Citation: Journal of the American Veterinary Medical Association 235, 1; 10.2460/javma.235.1.35

Discussion

Dilated cardiomyopathy of unknown etiology was the primary diagnosis in the cat of this report. It was thought that most of the clinicopathologic abnormalities were a consequence of forward heart failure and severe hypotension, although underlying chronic renal insufficiency could not be ruled out. The cat's condition continued to worsen despite aggressive treatment with positive inotropes, and given the grave prognosis, euthanasia was elected. A necropsy or further diagnostic testing, such as assessment of serum taurine concentration, was not permitted.

Left bundle branch block is associated with a lesion of the conduction system that affects either the main bundle branch as it extends off the bundle of His or a larger lesion that affects both the anterior and posterior fascicles of the left bundle branch. The lack of a Q wave in this ECG suggested the former. If the bundle branch block was a result of damage to the fascicles, one would expect the intact main left bundle branch to cause normal depolarization of the septum and therefore produce a Q wave. In this case, the lack of a Q wave suggested abnormal conduction in the septum due to dysfunction of the left main bundle branch.2 When left bundle branch block is present, conduction occurs rapidly through the AV node and then through the bundle of His and right bundle branch. Depolarization of the left ventricle is much slower, occurring cell to cell through the myocardium rather than via the high-speed conduction system. This results in a prolonged time of depolarization and marked prolongation of the QRS complexes on ECG recordings.2

Conduction disturbances are known to be associated with structural cardiac disease in cats with cardiomyopathy. In a histologic study3 in which the conduction systems in 63 cats with cardiomyopathy were investigated, all cats had degeneration or fibrosis of the AV node and the bundle branches. More recently, a study4 was performed in which the cardiac conduction systems in 13 cats with hypertrophic cardiomyopathy and complete AV block were examined histologically. Fibrotic changes that affected the AV bundle and upper portions of the left and right bundle branches and a reduction of conduction fibers were detected in all affected cats in that study. These changes differed substantially, both qualitatively and quantitatively, from normal aging changes observed within a control group.4

On the basis of the histopathologic changes in cats with cardiomyopathy, one would expect that any conduction disturbance of the AV node or the bundle branches could be observed clinically. Complete AV block,4 left anterior fascicular block,1 and a combination of a right bundle branch and left anterior fascicular block2,5 have been reported in association with cardiomyopathy in cats.

Complete left bundle branch block develops rarely in cats; to the authors' knowledge, this type of conduction block has been identified in 1 cat with hypertrophic cardiomyopathy2 and 1 cat in which there was no evidence of structural cardiac disease.6 In the latter report, the cat had substantial noncardiac disease and electrolyte disturbances; in addition to the left bundle branch block, second-degree AV block was detected. Diffuse lymphohistiocytic myocarditis with focal muscle fiber necrosis in the ventricular septum was detected at necropsy and was considered the likely cause for the conduction disturbances. The cat of this report is a rare example of left bundle branch block in this species and highlights the fact that left bundle branch block can develop in a cat with dilated cardiomyopathy. It is noteworthy that the ECG tracing obtained for the cat could easily have been incorrectly assessed a ventricular-origin rhythm if the clinician had not spent the time to perform an extended ECG examination and identify a point of interruption in the rhythm. Electrocardiograms of long duration can be extremely helpful when evaluating any type of tachycardia.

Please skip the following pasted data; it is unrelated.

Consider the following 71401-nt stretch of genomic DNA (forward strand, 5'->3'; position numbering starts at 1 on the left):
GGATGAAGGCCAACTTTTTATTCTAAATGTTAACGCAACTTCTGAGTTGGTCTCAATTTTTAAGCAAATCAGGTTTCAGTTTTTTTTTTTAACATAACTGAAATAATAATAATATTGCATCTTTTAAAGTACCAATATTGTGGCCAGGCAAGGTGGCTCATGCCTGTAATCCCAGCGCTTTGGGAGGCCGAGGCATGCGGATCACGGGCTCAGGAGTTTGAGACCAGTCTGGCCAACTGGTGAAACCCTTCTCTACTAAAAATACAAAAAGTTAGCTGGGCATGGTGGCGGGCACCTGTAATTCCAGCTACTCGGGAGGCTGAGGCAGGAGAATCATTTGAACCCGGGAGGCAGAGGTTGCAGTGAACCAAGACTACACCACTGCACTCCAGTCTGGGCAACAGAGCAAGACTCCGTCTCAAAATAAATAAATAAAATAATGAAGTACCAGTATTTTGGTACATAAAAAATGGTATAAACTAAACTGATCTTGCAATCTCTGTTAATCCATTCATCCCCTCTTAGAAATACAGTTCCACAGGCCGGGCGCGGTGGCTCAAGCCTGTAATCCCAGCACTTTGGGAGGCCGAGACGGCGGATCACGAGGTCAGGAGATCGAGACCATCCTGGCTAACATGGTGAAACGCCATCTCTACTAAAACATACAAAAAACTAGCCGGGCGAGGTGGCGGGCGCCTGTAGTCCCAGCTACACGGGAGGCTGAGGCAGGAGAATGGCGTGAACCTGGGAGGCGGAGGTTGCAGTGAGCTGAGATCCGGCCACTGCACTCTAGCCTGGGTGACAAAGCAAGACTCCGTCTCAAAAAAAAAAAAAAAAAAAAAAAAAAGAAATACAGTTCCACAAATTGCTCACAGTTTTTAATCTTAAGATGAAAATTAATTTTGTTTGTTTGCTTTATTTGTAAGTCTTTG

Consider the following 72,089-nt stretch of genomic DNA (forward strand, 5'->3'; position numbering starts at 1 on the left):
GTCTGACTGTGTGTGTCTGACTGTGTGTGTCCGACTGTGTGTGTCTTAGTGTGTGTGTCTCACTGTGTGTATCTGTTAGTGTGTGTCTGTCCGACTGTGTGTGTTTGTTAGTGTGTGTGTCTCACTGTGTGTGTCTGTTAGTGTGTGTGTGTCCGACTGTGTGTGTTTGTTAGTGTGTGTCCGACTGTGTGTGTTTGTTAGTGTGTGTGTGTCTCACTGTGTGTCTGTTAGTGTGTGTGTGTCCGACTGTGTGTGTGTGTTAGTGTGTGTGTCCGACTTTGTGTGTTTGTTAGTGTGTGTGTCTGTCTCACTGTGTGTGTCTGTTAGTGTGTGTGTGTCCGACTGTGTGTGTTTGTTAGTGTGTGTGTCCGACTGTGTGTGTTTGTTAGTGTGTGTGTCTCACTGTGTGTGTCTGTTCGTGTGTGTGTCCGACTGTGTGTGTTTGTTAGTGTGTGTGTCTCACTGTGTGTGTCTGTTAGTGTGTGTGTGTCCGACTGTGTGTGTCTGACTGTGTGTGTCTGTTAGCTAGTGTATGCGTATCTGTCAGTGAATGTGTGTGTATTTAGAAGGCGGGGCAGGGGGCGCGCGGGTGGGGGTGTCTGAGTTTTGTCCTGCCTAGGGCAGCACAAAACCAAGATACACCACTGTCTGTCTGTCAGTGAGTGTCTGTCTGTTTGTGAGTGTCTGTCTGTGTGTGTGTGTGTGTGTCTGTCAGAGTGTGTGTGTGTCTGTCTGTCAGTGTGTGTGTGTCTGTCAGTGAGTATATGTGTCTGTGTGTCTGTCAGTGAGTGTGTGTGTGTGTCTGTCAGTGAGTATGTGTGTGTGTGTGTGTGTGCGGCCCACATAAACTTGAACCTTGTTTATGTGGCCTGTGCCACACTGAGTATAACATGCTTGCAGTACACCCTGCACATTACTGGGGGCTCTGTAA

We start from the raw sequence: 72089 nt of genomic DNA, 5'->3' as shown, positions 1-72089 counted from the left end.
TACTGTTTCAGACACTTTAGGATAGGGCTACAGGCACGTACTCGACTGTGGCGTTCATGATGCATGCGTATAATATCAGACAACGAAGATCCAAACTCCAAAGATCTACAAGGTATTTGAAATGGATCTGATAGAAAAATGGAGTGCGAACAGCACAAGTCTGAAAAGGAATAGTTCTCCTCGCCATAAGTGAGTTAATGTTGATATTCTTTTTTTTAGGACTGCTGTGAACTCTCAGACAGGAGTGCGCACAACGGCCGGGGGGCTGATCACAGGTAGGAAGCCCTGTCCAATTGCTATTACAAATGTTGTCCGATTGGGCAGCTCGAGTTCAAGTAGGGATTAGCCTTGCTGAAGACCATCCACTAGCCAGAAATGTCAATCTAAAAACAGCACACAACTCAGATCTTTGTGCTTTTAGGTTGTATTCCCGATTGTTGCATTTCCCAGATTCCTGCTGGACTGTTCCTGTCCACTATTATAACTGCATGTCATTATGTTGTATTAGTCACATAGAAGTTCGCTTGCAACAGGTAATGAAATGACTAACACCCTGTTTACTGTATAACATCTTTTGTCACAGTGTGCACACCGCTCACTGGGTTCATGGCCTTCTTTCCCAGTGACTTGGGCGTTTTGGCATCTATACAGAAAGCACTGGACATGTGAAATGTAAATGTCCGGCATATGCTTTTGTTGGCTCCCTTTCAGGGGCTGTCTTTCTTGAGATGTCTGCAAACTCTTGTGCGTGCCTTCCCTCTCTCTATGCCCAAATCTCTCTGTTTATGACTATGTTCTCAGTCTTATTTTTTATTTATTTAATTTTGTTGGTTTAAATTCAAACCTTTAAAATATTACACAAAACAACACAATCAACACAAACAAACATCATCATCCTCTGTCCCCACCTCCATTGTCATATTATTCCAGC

References

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    Mirvis DM, Goldberger AL. Electrocardiography. In: Zipes DP, Libby P, Bonow RO, et al.Braunwald's heart disease. 7th ed. Philadelphia: Elsevier Saunders, 2005;107151.

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    Tilley LP. Analysis of feline P-QRS-T deflections. In: Tilley LP, ed. Essentials of canine and feline electrocardiography. 2nd ed. Philadelphia: Lea & Febiger, 1985;98121.

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    Liu SK, Tilley LP, Tashjian RJ. Lesions of the conduction system in the cat with cardiomyopathy. Recent Adv Stud Cardiac Struct Metab 1975;10:681693.

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    Kaneshige T, Machida N, Itoh H, et al.The anatomical basis of complete atrioventricular block in cats with hypertrophic cardiomyopathy. J Comp Pathol 2006;135:2531.

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    Machida N, Nakamura T, Kiryu K. Cardiopathological observation of bifascicular block in an aged cat. J Vet Med Sci 1992;54:391393.

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    Garrod L, Rush JE. ECG of the month. Left bundle branch block in a cat. J Am Vet Med Assoc 1996;209:6061.